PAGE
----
the Ricoh, and TP or Roger know about the Contax. Better ask them.
    Sabineellen, Jul 19, 2004
  5. Ajanta

    Ajanta Guest

    As I have a functioning camera, I am in no rush. I am willing to be
    patient and also look around for used equipment. At first I am only
    trying to to determine which one would be "best" regardless of price,
    then I will try to factor in price somehow. On ebay ricoh gr's, contax
    t3, and nikon ti's keep appearing but as you say I don't see any

    It would be nice if some store had all models, new or used, for side by
    side comparison, but that is unlikely too. Hence my interest in
    comparative remarks from those who have used two or more of these
    Ajanta, Jul 19, 2004
  6. Ajanta

    Sabineellen Guest

    On ebay ricoh gr's, contax
    I saw two appearing on eBay over the past two months. One in Germany and the
    other if i remember well was in the UK. To speak of the devil, one just got
    listed (I checked earlier and there was none), but the seller is in china and
    he doesn't appear to have sold anything before, though he bought quite a few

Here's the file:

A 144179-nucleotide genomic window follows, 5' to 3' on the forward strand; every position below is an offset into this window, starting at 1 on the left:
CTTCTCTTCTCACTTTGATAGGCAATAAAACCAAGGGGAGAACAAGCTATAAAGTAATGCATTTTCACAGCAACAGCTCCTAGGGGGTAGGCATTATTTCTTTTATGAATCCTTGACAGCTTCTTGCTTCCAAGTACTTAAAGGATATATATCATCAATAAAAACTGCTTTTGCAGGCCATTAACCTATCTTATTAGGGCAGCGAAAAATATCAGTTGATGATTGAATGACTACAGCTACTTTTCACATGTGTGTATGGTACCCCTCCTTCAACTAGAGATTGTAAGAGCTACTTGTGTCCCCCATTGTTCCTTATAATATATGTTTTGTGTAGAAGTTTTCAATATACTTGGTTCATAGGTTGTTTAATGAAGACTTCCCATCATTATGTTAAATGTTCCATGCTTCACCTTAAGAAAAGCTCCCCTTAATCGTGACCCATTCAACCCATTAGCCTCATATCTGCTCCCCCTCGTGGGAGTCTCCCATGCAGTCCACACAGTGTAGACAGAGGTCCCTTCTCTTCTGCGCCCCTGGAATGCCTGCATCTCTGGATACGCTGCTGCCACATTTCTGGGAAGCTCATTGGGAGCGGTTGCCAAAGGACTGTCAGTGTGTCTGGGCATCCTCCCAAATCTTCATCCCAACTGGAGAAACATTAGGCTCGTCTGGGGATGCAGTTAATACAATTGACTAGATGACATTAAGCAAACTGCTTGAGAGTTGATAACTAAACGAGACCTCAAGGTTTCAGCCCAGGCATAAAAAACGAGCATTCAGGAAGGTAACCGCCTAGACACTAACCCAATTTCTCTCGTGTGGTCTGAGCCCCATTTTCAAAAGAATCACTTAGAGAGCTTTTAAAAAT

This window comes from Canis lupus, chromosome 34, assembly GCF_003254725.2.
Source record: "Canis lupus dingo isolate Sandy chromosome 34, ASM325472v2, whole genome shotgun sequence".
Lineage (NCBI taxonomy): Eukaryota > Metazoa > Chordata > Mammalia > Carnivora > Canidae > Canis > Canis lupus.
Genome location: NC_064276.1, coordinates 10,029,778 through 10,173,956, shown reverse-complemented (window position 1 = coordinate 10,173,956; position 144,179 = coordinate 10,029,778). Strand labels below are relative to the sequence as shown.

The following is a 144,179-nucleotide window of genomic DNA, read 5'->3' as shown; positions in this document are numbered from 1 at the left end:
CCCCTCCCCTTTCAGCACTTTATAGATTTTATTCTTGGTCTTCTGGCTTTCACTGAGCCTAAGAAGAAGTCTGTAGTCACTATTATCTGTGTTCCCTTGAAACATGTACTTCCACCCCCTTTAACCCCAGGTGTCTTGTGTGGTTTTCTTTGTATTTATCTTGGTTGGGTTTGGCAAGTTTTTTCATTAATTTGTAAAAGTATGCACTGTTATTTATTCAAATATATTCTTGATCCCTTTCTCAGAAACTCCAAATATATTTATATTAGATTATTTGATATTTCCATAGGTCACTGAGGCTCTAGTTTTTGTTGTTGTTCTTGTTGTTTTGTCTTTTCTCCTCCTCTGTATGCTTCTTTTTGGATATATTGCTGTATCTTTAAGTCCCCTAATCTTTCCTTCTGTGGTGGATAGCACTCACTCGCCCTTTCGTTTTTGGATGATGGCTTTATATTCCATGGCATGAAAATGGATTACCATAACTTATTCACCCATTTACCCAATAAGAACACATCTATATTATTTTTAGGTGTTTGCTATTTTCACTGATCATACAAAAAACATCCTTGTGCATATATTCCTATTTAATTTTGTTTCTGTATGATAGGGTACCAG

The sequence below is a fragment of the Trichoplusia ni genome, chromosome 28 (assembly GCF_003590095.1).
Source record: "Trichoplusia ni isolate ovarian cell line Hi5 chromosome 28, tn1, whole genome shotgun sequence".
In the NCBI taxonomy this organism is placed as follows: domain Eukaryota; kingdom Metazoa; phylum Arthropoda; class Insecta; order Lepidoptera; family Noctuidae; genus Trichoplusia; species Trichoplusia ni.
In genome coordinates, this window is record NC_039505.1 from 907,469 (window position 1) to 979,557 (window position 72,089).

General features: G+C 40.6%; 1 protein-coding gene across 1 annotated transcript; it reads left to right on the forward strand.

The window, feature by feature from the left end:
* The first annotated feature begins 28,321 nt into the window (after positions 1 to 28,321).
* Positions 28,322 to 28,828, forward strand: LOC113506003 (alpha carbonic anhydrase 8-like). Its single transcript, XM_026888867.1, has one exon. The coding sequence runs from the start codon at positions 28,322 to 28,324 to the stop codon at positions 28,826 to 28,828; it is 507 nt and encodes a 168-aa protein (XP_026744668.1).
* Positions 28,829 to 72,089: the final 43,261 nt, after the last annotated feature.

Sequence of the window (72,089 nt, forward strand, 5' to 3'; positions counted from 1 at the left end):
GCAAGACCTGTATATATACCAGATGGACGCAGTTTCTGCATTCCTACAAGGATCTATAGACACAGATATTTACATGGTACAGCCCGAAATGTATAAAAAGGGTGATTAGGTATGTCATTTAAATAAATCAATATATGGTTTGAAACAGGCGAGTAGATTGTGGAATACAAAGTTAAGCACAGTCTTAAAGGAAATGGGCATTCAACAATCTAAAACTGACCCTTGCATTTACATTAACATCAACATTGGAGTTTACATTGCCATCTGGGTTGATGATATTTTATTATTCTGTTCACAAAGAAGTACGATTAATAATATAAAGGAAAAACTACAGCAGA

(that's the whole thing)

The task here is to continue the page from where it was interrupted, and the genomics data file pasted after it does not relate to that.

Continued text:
The buy-it-now price is not bad at $280, which is £150, considering the one in
    the UK was sold for £250. The real question is whether you'd feel safe buying
    something from someone in China who's not had any feedback history as a seller.
    Sabineellen, Jul 19, 2004
  7. Ajanta

    Ajanta Guest

    Yes that would be a concern. For me, the real issue however is: if
    ricoh, contax and rollei were all available at the same price which one
    would I actually pick? Then I can start looking for it and dealing with
    other concerns.
    Ajanta, Jul 19, 2004
  8. Ajanta

    Sabineellen Guest

    All equally good cameras and all quite similarly featured. I guess it'll be a